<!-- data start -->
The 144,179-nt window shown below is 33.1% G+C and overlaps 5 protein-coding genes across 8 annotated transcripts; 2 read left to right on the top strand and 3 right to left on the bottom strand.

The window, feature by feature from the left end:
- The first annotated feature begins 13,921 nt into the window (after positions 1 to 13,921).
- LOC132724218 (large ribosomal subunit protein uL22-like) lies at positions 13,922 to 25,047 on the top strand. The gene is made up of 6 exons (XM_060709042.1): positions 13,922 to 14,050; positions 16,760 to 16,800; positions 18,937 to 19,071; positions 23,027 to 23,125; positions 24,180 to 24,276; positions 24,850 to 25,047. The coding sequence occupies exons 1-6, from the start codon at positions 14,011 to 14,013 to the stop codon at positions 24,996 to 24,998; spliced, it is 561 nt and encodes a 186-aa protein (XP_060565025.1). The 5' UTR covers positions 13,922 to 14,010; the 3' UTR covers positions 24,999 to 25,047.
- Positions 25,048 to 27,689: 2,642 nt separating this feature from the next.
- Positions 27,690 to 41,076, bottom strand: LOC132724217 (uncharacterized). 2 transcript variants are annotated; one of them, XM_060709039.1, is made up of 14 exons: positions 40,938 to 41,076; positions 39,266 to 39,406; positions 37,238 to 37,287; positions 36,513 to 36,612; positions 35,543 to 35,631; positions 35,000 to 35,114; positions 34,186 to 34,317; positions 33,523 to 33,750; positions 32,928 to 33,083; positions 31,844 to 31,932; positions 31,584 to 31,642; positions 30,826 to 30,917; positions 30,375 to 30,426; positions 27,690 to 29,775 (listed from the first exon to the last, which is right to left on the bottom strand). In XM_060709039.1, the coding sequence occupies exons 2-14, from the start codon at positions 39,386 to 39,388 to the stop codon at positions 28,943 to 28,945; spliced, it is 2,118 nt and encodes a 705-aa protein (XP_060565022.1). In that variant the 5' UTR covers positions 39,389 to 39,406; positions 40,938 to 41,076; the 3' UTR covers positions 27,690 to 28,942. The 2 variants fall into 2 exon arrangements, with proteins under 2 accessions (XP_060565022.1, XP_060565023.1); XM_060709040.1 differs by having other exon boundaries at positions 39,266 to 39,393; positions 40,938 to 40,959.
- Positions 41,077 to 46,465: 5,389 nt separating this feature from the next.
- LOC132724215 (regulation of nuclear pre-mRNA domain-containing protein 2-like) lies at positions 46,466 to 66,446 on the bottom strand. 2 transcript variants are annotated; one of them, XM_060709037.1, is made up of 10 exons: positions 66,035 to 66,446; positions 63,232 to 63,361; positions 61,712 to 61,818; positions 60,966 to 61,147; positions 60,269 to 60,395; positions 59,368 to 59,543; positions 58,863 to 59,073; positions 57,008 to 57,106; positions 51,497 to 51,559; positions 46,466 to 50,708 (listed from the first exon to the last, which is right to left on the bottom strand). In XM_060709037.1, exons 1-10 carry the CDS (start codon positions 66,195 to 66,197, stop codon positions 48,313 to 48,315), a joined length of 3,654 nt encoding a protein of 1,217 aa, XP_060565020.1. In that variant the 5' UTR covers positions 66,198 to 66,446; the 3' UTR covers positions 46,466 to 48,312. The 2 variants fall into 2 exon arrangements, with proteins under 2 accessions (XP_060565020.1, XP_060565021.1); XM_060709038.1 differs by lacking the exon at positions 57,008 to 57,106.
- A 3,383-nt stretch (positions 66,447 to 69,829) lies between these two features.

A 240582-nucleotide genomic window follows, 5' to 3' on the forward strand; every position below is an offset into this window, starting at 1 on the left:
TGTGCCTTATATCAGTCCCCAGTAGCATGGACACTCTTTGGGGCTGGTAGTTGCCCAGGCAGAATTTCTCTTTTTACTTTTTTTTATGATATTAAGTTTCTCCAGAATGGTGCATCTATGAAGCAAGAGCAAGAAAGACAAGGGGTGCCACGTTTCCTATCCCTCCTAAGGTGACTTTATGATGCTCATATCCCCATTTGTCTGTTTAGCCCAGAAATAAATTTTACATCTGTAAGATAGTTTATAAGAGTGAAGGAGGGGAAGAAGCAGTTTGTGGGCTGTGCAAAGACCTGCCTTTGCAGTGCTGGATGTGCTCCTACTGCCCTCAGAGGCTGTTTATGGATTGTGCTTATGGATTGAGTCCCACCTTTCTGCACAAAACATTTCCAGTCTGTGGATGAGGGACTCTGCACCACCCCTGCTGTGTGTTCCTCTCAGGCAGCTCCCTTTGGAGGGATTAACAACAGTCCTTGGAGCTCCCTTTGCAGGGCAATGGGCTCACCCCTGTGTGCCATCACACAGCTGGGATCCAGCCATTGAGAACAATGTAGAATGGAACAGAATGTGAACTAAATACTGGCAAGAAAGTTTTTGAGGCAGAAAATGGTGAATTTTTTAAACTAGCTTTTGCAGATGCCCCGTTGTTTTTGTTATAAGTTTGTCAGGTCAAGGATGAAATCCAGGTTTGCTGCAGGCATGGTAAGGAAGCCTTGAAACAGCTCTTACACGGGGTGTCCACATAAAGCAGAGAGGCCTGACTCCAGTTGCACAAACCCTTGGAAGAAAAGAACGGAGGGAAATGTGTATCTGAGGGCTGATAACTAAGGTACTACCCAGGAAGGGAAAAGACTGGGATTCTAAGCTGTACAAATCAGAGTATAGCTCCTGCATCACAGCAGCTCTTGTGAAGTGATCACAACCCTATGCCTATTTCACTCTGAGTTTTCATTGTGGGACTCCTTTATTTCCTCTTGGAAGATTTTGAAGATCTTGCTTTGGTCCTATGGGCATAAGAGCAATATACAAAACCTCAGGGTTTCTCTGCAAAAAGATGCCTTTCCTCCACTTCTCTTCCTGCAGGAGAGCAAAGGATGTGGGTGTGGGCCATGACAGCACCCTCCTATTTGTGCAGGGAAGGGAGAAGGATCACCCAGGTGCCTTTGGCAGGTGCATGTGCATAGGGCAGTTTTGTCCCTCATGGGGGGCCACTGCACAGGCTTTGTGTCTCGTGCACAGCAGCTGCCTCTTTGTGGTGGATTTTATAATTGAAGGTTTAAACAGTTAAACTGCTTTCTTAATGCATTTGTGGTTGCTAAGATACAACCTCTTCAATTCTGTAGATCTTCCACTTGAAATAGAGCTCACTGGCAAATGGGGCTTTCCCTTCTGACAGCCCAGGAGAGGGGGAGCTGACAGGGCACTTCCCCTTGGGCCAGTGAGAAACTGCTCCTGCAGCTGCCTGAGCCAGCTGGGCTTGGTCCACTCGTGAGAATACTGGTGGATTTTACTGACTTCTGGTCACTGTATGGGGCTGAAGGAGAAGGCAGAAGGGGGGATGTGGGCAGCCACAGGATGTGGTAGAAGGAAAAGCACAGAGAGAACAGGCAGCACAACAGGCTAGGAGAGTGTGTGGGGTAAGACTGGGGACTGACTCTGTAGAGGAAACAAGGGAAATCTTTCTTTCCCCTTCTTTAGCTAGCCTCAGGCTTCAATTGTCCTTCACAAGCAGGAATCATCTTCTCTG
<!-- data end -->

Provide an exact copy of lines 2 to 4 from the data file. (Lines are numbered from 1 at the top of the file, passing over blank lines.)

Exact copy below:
The window, feature by feature from the left end:
- The first annotated feature begins 13,921 nt into the window (after positions 1 to 13,921).
- LOC132724218 (large ribosomal subunit protein uL22-like) lies at positions 13,922 to 25,047 on the top strand. The gene is made up of 6 exons (XM_060709042.1): positions 13,922 to 14,050; positions 16,760 to 16,800; positions 18,937 to 19,071; positions 23,027 to 23,125; positions 24,180 to 24,276; positions 24,850 to 25,047. The coding sequence occupies exons 1-6, from the start codon at positions 14,011 to 14,013 to the stop codon at positions 24,996 to 24,998; spliced, it is 561 nt and encodes a 186-aa protein (XP_060565025.1). The 5' UTR covers positions 13,922 to 14,010; the 3' UTR covers positions 24,999 to 25,047.